True African artefacts are rare and hard to find and there is a thriving market in fakes and curious at the moment, so you need to be aware of what you should look for and how to recognise a genuine piece. There is no formula or principles you should follow in identification but if I was forced to come up with a few I would say; patina, texture/wear, materials / craftsmanship, smell and context.
I will attempt to describe each one of these, but as you can appreciate there is no substitute for getting your hands on a piece and seeing it first hand. You can appraise a piece almost instantly when you get you get your hands on it but unfortunately it is not easy to translate senses into sentences.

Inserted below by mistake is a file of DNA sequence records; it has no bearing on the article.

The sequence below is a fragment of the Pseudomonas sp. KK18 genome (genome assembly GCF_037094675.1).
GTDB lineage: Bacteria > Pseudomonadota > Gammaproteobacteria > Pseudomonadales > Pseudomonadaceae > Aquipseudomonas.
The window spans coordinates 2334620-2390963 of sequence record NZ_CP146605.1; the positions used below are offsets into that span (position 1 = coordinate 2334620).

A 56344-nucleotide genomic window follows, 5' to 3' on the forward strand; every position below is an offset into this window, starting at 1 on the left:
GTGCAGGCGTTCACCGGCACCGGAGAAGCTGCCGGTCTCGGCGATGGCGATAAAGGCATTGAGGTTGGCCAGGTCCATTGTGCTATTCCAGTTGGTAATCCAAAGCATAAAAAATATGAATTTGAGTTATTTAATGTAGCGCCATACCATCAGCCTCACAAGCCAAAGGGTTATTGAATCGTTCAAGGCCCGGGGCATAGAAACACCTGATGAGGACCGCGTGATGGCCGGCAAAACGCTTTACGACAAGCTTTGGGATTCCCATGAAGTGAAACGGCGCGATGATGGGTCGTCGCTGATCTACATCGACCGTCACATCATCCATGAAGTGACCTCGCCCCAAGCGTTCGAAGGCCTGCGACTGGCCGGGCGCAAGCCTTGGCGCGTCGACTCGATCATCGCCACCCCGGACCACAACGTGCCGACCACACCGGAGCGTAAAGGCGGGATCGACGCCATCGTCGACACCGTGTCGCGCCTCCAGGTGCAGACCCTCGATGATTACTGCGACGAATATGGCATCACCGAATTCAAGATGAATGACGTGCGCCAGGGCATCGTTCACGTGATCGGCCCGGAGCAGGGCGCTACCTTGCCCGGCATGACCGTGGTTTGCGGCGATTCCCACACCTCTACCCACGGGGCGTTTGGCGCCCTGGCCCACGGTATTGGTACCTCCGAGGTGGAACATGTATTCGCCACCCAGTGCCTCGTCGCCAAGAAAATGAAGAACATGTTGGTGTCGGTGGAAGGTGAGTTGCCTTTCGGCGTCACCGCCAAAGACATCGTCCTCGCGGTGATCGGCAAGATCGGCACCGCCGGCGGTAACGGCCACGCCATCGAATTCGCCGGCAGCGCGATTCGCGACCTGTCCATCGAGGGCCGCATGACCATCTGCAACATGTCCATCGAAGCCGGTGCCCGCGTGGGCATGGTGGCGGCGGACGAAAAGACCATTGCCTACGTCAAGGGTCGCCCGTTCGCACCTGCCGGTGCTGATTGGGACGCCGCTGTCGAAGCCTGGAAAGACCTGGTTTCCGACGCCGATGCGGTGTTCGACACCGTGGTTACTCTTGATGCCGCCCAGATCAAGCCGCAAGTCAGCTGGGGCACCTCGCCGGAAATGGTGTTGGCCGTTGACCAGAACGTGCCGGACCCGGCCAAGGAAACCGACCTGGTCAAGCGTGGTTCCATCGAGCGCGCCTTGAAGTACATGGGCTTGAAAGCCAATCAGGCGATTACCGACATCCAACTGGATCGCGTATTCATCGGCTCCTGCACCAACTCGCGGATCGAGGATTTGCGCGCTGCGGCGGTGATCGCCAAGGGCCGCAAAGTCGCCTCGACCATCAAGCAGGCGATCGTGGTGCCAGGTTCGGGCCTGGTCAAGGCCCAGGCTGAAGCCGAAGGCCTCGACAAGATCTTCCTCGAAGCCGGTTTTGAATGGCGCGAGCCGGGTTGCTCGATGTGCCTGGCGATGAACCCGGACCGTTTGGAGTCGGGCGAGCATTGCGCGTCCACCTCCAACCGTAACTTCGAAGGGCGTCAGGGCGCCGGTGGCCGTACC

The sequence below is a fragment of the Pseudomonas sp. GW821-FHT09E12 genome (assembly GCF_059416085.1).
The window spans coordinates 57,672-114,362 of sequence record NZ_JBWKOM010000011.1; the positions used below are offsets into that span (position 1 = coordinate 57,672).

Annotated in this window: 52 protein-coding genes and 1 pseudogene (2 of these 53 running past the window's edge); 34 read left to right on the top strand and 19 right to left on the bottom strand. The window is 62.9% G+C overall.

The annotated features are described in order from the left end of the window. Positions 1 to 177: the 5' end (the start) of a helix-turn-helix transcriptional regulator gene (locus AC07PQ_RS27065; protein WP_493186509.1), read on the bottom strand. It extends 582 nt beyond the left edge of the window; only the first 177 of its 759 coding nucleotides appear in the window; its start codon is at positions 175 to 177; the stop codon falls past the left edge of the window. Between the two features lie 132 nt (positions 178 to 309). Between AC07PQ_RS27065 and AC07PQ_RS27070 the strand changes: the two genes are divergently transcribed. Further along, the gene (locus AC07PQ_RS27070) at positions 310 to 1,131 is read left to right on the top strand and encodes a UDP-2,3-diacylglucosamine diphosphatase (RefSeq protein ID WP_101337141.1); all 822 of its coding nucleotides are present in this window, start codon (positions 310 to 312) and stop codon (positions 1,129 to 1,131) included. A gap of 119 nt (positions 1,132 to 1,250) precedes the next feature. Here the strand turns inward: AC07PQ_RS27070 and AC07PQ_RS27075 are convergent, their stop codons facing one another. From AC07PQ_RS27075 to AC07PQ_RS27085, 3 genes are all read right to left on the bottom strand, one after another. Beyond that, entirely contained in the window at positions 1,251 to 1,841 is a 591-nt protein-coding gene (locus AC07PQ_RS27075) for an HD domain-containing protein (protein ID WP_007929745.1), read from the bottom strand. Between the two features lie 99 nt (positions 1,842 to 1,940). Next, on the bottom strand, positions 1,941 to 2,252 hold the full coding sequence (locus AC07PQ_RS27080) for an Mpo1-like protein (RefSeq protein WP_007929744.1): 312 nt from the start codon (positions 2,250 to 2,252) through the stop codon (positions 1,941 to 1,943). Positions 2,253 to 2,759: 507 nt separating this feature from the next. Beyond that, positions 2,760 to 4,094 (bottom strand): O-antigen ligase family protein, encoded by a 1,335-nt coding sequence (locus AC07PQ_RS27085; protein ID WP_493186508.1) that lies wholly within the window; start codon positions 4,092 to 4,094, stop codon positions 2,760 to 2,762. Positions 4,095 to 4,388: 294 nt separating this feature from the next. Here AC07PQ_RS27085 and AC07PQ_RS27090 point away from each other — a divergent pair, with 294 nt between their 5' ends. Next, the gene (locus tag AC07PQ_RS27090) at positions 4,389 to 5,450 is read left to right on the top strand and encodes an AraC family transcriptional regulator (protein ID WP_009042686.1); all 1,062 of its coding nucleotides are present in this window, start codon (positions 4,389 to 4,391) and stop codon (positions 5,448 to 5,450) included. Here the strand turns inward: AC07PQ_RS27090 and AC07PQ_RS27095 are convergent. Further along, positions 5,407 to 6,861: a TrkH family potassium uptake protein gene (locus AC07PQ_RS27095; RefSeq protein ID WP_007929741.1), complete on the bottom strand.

The base on the other hand would have had a different sort of wear and will be largely flat and even with no wear between the growth rings. Old headrests for example have incredibly smooth bases, which is evidence of years of movement and abrasion against other surfaces, an object with a rough base or support is unlikely to be well used. The image below is the base of the headrest in the previous image, you can see that the texture is different because of the sort of objects each end was coming into contact with.
Wear is an obvious clue to authenticity. Wear is not only bumps and scratches in the most likely places but it is evenly distributed across the entire piece, some areas will have bigger dents and chips but they should all have the same level of wear. Chips, damage and repairs are an inevitable consequence of time. Incisions and decorative carving collect many years of dust, grease and the collection of matter over time, this is not something you an easily replicate. I pointed out earlier the chip in the base of that Shona headrest and you will also notice in the preceding image of the top of the headrest the triangular incisions are partially filled.